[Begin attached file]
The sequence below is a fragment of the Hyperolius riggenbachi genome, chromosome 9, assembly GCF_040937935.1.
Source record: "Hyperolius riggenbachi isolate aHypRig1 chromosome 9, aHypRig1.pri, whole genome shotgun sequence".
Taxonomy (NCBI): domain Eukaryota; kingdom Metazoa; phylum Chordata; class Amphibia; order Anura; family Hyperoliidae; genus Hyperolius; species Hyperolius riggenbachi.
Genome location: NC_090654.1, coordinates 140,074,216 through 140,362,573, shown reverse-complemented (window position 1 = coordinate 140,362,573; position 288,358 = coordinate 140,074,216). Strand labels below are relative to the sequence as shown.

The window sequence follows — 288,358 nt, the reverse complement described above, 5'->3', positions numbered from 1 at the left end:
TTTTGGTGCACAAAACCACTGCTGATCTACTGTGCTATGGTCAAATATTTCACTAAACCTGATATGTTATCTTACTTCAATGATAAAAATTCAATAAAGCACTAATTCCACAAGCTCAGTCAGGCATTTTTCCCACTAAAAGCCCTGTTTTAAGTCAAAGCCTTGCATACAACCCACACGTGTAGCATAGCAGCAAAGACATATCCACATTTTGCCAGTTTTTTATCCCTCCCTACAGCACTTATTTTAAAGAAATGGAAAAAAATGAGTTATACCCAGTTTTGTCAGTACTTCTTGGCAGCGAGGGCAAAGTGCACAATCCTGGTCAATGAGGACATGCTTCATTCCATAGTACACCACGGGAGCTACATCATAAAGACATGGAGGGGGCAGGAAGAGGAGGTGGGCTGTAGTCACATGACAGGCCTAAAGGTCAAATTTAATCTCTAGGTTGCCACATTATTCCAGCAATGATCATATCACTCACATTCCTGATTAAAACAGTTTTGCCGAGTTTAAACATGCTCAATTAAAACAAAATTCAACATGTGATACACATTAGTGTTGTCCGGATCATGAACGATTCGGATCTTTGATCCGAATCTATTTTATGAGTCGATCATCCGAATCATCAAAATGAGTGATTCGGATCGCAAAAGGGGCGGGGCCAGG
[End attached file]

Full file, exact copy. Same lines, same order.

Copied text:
The sequence below is a fragment of the Hyperolius riggenbachi genome, chromosome 9, assembly GCF_040937935.1.
Source record: "Hyperolius riggenbachi isolate aHypRig1 chromosome 9, aHypRig1.pri, whole genome shotgun sequence".
Taxonomy (NCBI): domain Eukaryota; kingdom Metazoa; phylum Chordata; class Amphibia; order Anura; family Hyperoliidae; genus Hyperolius; species Hyperolius riggenbachi.
Genome location: NC_090654.1, coordinates 140,074,216 through 140,362,573, shown reverse-complemented (window position 1 = coordinate 140,362,573; position 288,358 = coordinate 140,074,216). Strand labels below are relative to the sequence as shown.

The window sequence follows — 288,358 nt, the reverse complement described above, 5'->3', positions numbered from 1 at the left end:
TTTTGGTGCACAAAACCACTGCTGATCTACTGTGCTATGGTCAAATATTTCACTAAACCTGATATGTTATCTTACTTCAATGATAAAAATTCAATAAAGCACTAATTCCACAAGCTCAGTCAGGCATTTTTCCCACTAAAAGCCCTGTTTTAAGTCAAAGCCTTGCATACAACCCACACGTGTAGCATAGCAGCAAAGACATATCCACATTTTGCCAGTTTTTTATCCCTCCCTACAGCACTTATTTTAAAGAAATGGAAAAAAATGAGTTATACCCAGTTTTGTCAGTACTTCTTGGCAGCGAGGGCAAAGTGCACAATCCTGGTCAATGAGGACATGCTTCATTCCATAGTACACCACGGGAGCTACATCATAAAGACATGGAGGGGGCAGGAAGAGGAGGTGGGCTGTAGTCACATGACAGGCCTAAAGGTCAAATTTAATCTCTAGGTTGCCACATTATTCCAGCAATGATCATATCACTCACATTCCTGATTAAAACAGTTTTGCCGAGTTTAAACATGCTCAATTAAAACAAAATTCAACATGTGATACACATTAGTGTTGTCCGGATCATGAACGATTCGGATCTTTGATCCGAATCTATTTTATGAGTCGATCATCCGAATCATCAAAATGAGTGATTCGGATCGCAAAAGGGGCGGGGCCAGG